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So, I'm stuck at these questions in set theory.

  1. What is |P({∅,{∅},{∅,{∅}}})|

  2. What is |P({{∅,{∅},{∅,{∅}}}})|

  3. Write every element in P({∅,{∅},{∅,{∅}}}) and in P({{∅,{∅},{∅,{∅}}}}).

I know that the way to find the power set is $ 2^n $ in which n is the number of elements. My guess would therefore be that the the answer to question 1 should be 8 since it contains 3 elements. However, I don't really see any difference between that and the set in question 2. Why are they two different sets?

Regarding question 3, I don't really know where to start there.

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  • $\begingroup$ The first asks about the set which contains the three elements $\varnothing, \{\varnothing\}$ and $\{\varnothing, \{\varnothing\}\}$. The second asks about the set containing the single element $\{\varnothing, \{\varnothing\},\{\varnothing, \{\varnothing\}\}\}$ $\endgroup$ – Arthur Oct 16 '17 at 12:05
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2: Example: Consider the set $\{a, b\}$. This set has two elements: $a$, and $b$. Now, consider the set $\{\{a, b\}\}$. This set has one element, which is "the set containing $a$ and $b$."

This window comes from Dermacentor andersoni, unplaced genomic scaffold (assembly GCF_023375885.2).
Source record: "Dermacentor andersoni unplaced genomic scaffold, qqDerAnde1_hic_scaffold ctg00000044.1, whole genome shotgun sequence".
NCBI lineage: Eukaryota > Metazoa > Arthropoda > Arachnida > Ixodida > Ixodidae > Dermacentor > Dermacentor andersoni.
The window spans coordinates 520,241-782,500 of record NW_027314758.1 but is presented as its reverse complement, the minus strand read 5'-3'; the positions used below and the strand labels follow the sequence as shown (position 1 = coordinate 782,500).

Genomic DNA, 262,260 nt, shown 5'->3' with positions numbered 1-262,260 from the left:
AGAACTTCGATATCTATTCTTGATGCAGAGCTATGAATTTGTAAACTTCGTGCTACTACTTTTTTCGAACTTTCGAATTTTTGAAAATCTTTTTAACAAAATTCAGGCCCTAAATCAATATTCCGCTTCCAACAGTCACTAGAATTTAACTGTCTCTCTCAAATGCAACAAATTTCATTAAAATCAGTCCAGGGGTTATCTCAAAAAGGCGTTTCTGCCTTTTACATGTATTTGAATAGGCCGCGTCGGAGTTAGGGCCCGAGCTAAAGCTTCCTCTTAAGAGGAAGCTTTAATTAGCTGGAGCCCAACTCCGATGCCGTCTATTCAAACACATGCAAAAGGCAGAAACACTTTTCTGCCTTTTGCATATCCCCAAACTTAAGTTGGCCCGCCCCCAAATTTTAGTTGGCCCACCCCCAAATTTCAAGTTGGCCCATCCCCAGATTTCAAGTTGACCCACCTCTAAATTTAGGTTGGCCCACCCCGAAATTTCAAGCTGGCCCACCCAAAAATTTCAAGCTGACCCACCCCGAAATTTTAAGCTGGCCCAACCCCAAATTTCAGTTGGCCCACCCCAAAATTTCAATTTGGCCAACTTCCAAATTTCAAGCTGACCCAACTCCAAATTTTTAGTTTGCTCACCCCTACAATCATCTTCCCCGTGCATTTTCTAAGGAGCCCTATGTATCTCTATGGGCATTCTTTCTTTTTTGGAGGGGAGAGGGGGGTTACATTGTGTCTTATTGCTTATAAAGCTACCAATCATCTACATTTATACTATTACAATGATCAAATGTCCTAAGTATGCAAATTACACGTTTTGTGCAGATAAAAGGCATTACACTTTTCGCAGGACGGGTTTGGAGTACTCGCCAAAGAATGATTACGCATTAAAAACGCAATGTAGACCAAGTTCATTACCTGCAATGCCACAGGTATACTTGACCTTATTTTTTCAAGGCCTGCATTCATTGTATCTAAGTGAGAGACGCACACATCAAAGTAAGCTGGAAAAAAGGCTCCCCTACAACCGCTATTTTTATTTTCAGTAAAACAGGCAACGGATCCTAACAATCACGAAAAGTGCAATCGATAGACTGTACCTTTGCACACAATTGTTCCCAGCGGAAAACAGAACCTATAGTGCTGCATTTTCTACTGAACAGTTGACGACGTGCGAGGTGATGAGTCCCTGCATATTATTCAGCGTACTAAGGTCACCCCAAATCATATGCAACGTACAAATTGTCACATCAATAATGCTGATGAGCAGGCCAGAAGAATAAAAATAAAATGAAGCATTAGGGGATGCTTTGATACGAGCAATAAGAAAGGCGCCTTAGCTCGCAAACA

3: To write power sets, it may be helpful think of every element of the set as though it were a light switch that you could independently turn on (to indicate that the element should be in the set) or off (to indicate that it's out). The four elements of $P(\{a, b\})$ are $$\{\}, \{a\}, \{b\}, \{a,b\}$$ so if we wanted to write that in set notation, we string the elements together inside brackets: $$P(\{a,b\}) = \{\{\}, \{a\}, \{b\}, \{a,b\}\}.$$ Here, the light switch interpretation of these four elements is: "off and off, on and off, off and on, on and on," respectively. When we consider $P(\{\{a,b\}\})$, we again recall that it is a set with just one element -- so the power set will have just $2^1$ elements, corresponding to whether that one element is in or out. That is, $$P(\{\{a,b\}\}) = \{\{\}, \{\{a,b\}\}\}.$$

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